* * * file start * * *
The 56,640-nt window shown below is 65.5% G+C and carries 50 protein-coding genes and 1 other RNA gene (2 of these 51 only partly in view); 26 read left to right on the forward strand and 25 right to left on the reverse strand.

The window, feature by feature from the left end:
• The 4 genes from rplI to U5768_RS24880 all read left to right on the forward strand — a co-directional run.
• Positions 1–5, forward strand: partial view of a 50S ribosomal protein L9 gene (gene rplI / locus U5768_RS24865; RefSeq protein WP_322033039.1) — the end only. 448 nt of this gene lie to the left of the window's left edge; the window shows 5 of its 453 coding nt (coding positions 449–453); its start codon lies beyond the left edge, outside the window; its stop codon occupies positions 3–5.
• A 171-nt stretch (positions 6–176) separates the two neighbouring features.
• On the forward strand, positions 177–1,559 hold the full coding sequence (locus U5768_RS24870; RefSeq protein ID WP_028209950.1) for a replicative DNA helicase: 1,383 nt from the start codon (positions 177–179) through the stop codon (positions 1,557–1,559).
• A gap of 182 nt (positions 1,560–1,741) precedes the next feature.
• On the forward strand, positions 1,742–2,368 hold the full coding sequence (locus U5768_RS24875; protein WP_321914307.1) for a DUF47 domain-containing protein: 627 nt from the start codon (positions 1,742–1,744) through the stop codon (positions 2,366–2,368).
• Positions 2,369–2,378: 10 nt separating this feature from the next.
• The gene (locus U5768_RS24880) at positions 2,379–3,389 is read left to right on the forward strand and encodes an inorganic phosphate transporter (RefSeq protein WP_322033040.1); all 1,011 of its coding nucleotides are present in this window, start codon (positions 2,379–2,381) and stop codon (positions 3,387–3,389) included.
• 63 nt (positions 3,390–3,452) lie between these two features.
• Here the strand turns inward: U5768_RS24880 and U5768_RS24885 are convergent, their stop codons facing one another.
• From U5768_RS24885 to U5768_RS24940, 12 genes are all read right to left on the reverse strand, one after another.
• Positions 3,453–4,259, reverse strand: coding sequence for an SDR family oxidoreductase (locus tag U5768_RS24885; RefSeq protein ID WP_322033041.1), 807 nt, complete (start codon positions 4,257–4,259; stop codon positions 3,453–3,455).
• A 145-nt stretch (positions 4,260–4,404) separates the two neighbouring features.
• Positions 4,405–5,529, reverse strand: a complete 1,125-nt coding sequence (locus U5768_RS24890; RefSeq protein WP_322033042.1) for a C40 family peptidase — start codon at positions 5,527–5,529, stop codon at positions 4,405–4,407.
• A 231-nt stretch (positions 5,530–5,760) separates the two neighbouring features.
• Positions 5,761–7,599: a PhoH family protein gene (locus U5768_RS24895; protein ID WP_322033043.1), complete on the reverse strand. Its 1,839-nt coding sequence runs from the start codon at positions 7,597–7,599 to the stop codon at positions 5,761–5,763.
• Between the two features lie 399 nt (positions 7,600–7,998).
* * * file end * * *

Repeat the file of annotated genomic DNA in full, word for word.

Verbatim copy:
The 56,640-nt window shown below is 65.5% G+C and carries 50 protein-coding genes and 1 other RNA gene (2 of these 51 only partly in view); 26 read left to right on the forward strand and 25 right to left on the reverse strand.

The window, feature by feature from the left end:
• The 4 genes from rplI to U5768_RS24880 all read left to right on the forward strand — a co-directional run.
• Positions 1–5, forward strand: partial view of a 50S ribosomal protein L9 gene (gene rplI / locus U5768_RS24865; RefSeq protein WP_322033039.1) — the end only. 448 nt of this gene lie to the left of the window's left edge; the window shows 5 of its 453 coding nt (coding positions 449–453); its start codon lies beyond the left edge, outside the window; its stop codon occupies positions 3–5.
• A 171-nt stretch (positions 6–176) separates the two neighbouring features.
• On the forward strand, positions 177–1,559 hold the full coding sequence (locus U5768_RS24870; RefSeq protein ID WP_028209950.1) for a replicative DNA helicase: 1,383 nt from the start codon (positions 177–179) through the stop codon (positions 1,557–1,559).
• A gap of 182 nt (positions 1,560–1,741) precedes the next feature.
• On the forward strand, positions 1,742–2,368 hold the full coding sequence (locus U5768_RS24875; protein WP_321914307.1) for a DUF47 domain-containing protein: 627 nt from the start codon (positions 1,742–1,744) through the stop codon (positions 2,366–2,368).
• Positions 2,369–2,378: 10 nt separating this feature from the next.
• The gene (locus U5768_RS24880) at positions 2,379–3,389 is read left to right on the forward strand and encodes an inorganic phosphate transporter (RefSeq protein WP_322033040.1); all 1,011 of its coding nucleotides are present in this window, start codon (positions 2,379–2,381) and stop codon (positions 3,387–3,389) included.
• 63 nt (positions 3,390–3,452) lie between these two features.
• Here the strand turns inward: U5768_RS24880 and U5768_RS24885 are convergent, their stop codons facing one another.
• From U5768_RS24885 to U5768_RS24940, 12 genes are all read right to left on the reverse strand, one after another.
• Positions 3,453–4,259, reverse strand: coding sequence for an SDR family oxidoreductase (locus tag U5768_RS24885; RefSeq protein ID WP_322033041.1), 807 nt, complete (start codon positions 4,257–4,259; stop codon positions 3,453–3,455).
• A 145-nt stretch (positions 4,260–4,404) separates the two neighbouring features.
• Positions 4,405–5,529, reverse strand: a complete 1,125-nt coding sequence (locus U5768_RS24890; RefSeq protein WP_322033042.1) for a C40 family peptidase — start codon at positions 5,527–5,529, stop codon at positions 4,405–4,407.
• A 231-nt stretch (positions 5,530–5,760) separates the two neighbouring features.
• Positions 5,761–7,599: a PhoH family protein gene (locus U5768_RS24895; protein ID WP_322033043.1), complete on the reverse strand. Its 1,839-nt coding sequence runs from the start codon at positions 7,597–7,599 to the stop codon at positions 5,761–5,763.
• Between the two features lie 399 nt (positions 7,600–7,998).